However, she called on the Federal Government to monitor organisations under the scheme using it as a medium to exploit.

The Integrated Youth Economic Empowerment Programme was inaugurated in May 2014.

The programme promised to train about 22, 000 youths across 36 states of the federation, including the Federal Capital Territory. Numerous other promises were made but some youths think the programme wasn’t properly implemented. A youth leader, Peace Edem said, “It is a good one, but I feel it was designed for Lagos and Abuja. If it must continue during Muhammadu Buhari’s regime, there must be a total overhaul of the system.”

Cassava Bread is another scheme initiated to launch the nation’s cassava revolution. President Jonathan launched cassava bread with 20 per cent high quality cassava flour as a Nigerian brand in July 2012. He also made a promise that he would continue to consume the brand until he leaves office. Besides, he pumped N10bn into the production of cassava bread.

The Group Managing Director, Elephant Group, Africa, Mr. Tunji Owoeye, said the cassava bread idea had given Nigeria the opportunity to reduce pressure on foreign exchange for wheat.

He said, “I believe this policy shouldn’t be dropped the incoming administration. The flour sector should also be encouraged explore more local mater ials.”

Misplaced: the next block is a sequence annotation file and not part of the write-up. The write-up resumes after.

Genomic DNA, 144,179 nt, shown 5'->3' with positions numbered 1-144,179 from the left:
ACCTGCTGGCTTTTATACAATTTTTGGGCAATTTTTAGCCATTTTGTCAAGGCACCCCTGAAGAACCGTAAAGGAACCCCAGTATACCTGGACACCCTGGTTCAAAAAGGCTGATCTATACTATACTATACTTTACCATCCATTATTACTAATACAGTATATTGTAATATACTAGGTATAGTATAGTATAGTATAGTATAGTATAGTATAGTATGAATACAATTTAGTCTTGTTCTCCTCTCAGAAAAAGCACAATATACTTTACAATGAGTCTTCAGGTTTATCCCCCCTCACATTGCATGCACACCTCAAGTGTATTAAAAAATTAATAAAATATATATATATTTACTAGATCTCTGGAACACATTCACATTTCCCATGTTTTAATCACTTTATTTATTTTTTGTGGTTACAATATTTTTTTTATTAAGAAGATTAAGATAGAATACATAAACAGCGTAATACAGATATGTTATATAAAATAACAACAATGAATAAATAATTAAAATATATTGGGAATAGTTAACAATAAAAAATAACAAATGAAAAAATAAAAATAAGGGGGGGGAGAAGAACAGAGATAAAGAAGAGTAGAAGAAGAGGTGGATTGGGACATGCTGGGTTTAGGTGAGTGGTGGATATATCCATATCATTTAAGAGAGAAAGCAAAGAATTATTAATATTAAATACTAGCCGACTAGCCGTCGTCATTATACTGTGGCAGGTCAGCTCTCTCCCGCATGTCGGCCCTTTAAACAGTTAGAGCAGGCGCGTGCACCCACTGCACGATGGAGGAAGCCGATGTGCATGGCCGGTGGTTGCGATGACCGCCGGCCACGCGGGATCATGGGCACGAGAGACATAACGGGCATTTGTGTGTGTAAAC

One of the major programmes is the Amnesty programme initiated by the late President Umaru Yar’Adua in July 2009 when hostilities by militants in the Niger-Delta region became uncontrollable. It was continued by the outgoing regime. Many are of the view that the amnesty deal has been able to ensure relative peace in the region. Through the programme, militants surrender their weapons, receive vocational training and a monthly allowance. They are also rehabilitated before reintegrated into the society.

Some beneficiaries of the scheme have been urging the incoming administration not to scrap it.

Commenting on the programmes, an environmental activist, Mr. Desmond Majekodunmi, said ‘‘I see a positive approach especially with the way the President-elect endorsed the minister of agriculture for the job of the president of the African Development Bank. By doing that for an individual, I think he will not hesitate to do more in retaining viable schemes.’’

He noted that there were some programmes, especially in the agric sector, which the outgoing administration got right.

Majekodunmi added, ‘‘Like the fertiliser distribution and other schemes to support the industry. We have never witnessed the level of development we saw in the agric sector in the last years. One area which the outgoing administration failed to make impact is in the environment. It could not press for the passing of the Climate Change Bill which will establish the Climate Change Commission.’’

He described the development as a big indictment on the outgoing government, saying ‘‘it is very disappointing. We need the environment for water, oxygen and food, yet we care less about it. We cannot be farming in the middle of the desert.’’